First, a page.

Lisa Brinton Thomson is an unaffiliated mayoral candidate.
Lacking a state budget, Governor Malloy took it upon himself to create his own. Fair enough. The bad news is Norwalk is getting hit hard. On the Norwalk Parents for Education Facebook page, BOE Chairman, Mike Lyons announced that the Governor plans $4.4M in cuts from our already short-changed ECS funding. This would be on top of a potential off-loading of teacher retirement expenses, possibly later this year. These cuts will have a devastating effect on our schools and would be tragic in light of the real progress made in closing the achievement gap and providing school and curriculum choice to our families, due to the efforts of our more functional, non-political Board of Education.
Our state legislature, known for its steady habits seems consistent in short-changing Norwalk. For every dollar we send Hartford, less than 10 cents comes back. It’s been this way for as long as I’ve lived here.
Over the past year, dozens of articles have been written about Connecticut’s finances. Slate’s article, Trouble in America’s Country Club, highlighted the state’s economic woes and changing landscape in corporate America. It speculated GE and Aetna’s reasons for leaving weren’t only due to high taxes, but because the state was stuck in the middle, with an identity crisis. With no major city, Connecticut has nothing to distinguish itself once the tax incentives disappeared. The article’s only bright spot was the rise of mid-sized cities, attractive to the next generation of younger, entrepreneurial, more internet driven enterprises. The article referenced New Haven.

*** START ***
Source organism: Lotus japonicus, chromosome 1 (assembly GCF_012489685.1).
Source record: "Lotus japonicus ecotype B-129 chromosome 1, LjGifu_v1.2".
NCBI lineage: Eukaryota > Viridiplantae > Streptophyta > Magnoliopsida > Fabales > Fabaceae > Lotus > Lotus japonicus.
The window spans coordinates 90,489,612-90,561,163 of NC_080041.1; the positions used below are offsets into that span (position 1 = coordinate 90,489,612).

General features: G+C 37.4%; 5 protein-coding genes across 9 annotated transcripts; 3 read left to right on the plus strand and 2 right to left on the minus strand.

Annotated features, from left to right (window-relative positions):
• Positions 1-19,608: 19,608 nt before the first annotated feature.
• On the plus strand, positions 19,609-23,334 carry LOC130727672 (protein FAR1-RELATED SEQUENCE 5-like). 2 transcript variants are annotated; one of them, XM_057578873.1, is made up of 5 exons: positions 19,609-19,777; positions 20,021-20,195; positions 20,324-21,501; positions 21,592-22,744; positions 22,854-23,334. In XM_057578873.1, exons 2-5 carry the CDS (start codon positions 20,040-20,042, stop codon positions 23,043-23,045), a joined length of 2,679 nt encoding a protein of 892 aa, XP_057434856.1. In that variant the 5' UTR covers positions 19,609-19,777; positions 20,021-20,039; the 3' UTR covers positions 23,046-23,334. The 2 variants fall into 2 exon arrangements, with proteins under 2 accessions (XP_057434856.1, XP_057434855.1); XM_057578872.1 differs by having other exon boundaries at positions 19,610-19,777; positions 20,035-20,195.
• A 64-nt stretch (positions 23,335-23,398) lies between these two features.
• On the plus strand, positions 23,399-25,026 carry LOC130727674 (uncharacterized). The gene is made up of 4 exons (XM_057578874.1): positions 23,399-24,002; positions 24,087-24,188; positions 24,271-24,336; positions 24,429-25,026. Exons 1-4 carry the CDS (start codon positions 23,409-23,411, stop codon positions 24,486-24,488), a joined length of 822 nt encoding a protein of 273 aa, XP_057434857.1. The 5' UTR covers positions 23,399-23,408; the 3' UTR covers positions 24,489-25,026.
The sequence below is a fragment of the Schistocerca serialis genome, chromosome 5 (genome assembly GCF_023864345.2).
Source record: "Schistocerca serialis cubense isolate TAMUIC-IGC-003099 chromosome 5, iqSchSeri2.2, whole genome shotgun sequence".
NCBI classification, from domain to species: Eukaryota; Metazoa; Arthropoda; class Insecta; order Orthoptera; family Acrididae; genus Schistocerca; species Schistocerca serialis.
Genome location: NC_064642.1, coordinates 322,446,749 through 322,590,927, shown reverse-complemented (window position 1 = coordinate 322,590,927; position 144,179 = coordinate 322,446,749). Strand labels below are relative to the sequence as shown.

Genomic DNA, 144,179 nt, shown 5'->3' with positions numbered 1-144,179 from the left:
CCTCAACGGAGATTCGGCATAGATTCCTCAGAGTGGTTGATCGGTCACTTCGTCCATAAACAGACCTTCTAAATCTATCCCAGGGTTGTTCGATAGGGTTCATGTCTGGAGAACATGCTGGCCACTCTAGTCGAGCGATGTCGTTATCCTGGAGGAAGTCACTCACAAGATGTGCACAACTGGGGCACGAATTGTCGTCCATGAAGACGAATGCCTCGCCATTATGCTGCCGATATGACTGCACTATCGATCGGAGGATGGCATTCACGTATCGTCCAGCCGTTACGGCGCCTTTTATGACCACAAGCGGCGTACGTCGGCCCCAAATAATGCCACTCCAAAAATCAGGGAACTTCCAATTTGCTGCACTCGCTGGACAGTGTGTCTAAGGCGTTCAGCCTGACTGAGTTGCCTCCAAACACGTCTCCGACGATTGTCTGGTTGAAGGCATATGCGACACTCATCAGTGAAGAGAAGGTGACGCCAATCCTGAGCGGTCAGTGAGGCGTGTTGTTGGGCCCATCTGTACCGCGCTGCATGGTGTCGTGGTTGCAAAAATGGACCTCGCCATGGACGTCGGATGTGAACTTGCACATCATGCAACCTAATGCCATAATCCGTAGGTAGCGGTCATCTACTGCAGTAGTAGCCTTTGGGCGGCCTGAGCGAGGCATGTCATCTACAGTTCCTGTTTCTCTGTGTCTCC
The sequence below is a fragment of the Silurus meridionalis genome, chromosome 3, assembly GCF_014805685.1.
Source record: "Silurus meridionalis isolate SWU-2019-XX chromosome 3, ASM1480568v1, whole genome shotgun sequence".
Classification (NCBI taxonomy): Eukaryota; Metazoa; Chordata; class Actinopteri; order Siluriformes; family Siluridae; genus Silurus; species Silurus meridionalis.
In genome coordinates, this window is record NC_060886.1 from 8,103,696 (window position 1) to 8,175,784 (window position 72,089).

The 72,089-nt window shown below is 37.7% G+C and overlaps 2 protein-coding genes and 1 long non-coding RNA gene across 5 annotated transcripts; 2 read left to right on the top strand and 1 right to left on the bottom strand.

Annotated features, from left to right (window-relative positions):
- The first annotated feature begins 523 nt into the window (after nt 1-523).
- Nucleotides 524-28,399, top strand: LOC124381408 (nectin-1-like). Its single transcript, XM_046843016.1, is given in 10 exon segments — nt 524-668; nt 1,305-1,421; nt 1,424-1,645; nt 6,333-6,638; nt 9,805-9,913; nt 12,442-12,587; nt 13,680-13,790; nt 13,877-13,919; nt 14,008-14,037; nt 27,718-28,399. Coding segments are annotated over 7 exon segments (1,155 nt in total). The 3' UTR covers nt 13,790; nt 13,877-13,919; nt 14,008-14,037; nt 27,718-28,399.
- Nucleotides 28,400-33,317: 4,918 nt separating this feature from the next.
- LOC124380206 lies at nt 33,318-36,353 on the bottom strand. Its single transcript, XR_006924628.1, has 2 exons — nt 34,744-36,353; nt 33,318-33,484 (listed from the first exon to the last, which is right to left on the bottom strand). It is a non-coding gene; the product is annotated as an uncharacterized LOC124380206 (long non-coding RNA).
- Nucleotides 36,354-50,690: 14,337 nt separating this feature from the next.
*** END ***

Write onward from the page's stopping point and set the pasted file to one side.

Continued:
Why not Norwalk?
We’re the sixth largest city in Connecticut, with the longest stretch of Long Island Sound coastline, a river running through our historic downtown, vast amounts of beautiful open space and parks, with four train stations – an hour from New York City. What gives?
Connecticut’s legislature isn’t alone in their steady habits. City Hall continues to shortchange Norwalk due to its lack of a strategic plan. A vision has never been put forth by this administration and it’s evident in every aspect of our city, especially our approach to long range planning and zoning and its impact on the budget. Consider the following:
- An increase in law suits, due to poor P&Z regulations that costs taxpayers. We end up with useless properties once suits are settled.
- A lack of ordinance enforcement. Absentee landlords illegally and unsafely subdivide their buildings, charging pricey rents to poor families with children, who in turn, demand services from a city shortchanged in property taxes.
- Increased apartment density on West Avenue, with no infrastructure investment. The impact on the system from traffic to sewers goes without saying. Reopening the Wall Street train station alone would increase tax revenues, not to mention adding value and stabilizing the apartment base.
- Parking downtown is out of control. The administration is trying to give away a city parking lot on Main Street for $1, while paying double fair market value for another lot a half mile away. All because future planning for the library was never considered. Why not revamp parking altogether and remove the fiscal burden for local businesses downtown?
Resolving these issues alone far exceeds the $4.4 million in cuts we may see from Hartford. However, without a strategic plan, Norwalk will never realize its full economic potential.
We can’t rely on Hartford to create our future. Norwalk needs to save itself. It needs a strategic plan for the City like the plan adopted by the Board of Education for our schools. Norwalk needs a mayor free from the conflicts of party politics and developer campaign contributions, who isn’t afraid to say what he or she stands for. We need to move beyond the cronyism and status quo that has kept us from becoming a modern city. We need competency at City Hall and we need it now.
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